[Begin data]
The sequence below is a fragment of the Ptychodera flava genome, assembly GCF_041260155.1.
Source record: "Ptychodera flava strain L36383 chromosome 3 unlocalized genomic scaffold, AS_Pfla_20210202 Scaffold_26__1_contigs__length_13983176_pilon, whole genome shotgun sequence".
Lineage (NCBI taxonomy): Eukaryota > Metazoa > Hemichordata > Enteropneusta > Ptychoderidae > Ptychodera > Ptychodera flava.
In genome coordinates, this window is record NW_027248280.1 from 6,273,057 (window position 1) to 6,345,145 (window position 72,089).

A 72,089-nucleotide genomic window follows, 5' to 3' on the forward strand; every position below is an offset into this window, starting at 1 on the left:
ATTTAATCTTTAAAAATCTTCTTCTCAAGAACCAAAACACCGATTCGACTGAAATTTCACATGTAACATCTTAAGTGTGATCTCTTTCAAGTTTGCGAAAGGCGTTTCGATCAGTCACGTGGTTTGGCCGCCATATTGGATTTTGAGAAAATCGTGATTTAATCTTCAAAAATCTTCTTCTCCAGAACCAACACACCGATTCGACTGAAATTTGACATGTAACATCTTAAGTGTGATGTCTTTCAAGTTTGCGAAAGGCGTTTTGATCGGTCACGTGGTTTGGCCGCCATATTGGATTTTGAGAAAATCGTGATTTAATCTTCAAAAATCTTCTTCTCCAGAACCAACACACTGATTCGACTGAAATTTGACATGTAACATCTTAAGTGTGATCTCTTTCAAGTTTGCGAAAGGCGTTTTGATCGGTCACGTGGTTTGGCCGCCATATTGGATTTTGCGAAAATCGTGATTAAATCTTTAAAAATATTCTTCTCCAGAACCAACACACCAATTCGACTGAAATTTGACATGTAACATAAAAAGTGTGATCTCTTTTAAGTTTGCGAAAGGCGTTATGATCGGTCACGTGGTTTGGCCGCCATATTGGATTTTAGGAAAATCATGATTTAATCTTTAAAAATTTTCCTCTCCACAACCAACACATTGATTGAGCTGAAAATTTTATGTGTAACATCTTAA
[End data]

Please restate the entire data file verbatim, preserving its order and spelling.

The sequence below is a fragment of the Ptychodera flava genome, assembly GCF_041260155.1.
Source record: "Ptychodera flava strain L36383 chromosome 3 unlocalized genomic scaffold, AS_Pfla_20210202 Scaffold_26__1_contigs__length_13983176_pilon, whole genome shotgun sequence".
Lineage (NCBI taxonomy): Eukaryota > Metazoa > Hemichordata > Enteropneusta > Ptychoderidae > Ptychodera > Ptychodera flava.
In genome coordinates, this window is record NW_027248280.1 from 6,273,057 (window position 1) to 6,345,145 (window position 72,089).

A 72,089-nucleotide genomic window follows, 5' to 3' on the forward strand; every position below is an offset into this window, starting at 1 on the left:
ATTTAATCTTTAAAAATCTTCTTCTCAAGAACCAAAACACCGATTCGACTGAAATTTCACATGTAACATCTTAAGTGTGATCTCTTTCAAGTTTGCGAAAGGCGTTTCGATCAGTCACGTGGTTTGGCCGCCATATTGGATTTTGAGAAAATCGTGATTTAATCTTCAAAAATCTTCTTCTCCAGAACCAACACACCGATTCGACTGAAATTTGACATGTAACATCTTAAGTGTGATGTCTTTCAAGTTTGCGAAAGGCGTTTTGATCGGTCACGTGGTTTGGCCGCCATATTGGATTTTGAGAAAATCGTGATTTAATCTTCAAAAATCTTCTTCTCCAGAACCAACACACTGATTCGACTGAAATTTGACATGTAACATCTTAAGTGTGATCTCTTTCAAGTTTGCGAAAGGCGTTTTGATCGGTCACGTGGTTTGGCCGCCATATTGGATTTTGCGAAAATCGTGATTAAATCTTTAAAAATATTCTTCTCCAGAACCAACACACCAATTCGACTGAAATTTGACATGTAACATAAAAAGTGTGATCTCTTTTAAGTTTGCGAAAGGCGTTATGATCGGTCACGTGGTTTGGCCGCCATATTGGATTTTAGGAAAATCATGATTTAATCTTTAAAAATTTTCCTCTCCACAACCAACACATTGATTGAGCTGAAAATTTTATGTGTAACATCTTAA